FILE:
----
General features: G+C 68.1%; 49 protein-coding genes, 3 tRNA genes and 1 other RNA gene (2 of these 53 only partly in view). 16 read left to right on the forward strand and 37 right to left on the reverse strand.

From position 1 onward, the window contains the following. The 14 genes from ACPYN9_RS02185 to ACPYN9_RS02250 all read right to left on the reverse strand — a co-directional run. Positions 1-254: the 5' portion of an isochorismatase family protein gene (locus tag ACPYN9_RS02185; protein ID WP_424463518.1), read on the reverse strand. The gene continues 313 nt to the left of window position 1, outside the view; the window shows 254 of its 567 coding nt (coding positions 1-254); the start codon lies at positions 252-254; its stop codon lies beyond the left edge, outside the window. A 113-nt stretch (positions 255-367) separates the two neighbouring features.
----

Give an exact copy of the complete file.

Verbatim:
General features: G+C 68.1%; 49 protein-coding genes, 3 tRNA genes and 1 other RNA gene (2 of these 53 only partly in view). 16 read left to right on the forward strand and 37 right to left on the reverse strand.

From position 1 onward, the window contains the following. The 14 genes from ACPYN9_RS02185 to ACPYN9_RS02250 all read right to left on the reverse strand — a co-directional run. Positions 1-254: the 5' portion of an isochorismatase family protein gene (locus tag ACPYN9_RS02185; protein ID WP_424463518.1), read on the reverse strand. The gene continues 313 nt to the left of window position 1, outside the view; the window shows 254 of its 567 coding nt (coding positions 1-254); the start codon lies at positions 252-254; its stop codon lies beyond the left edge, outside the window. A 113-nt stretch (positions 255-367) separates the two neighbouring features.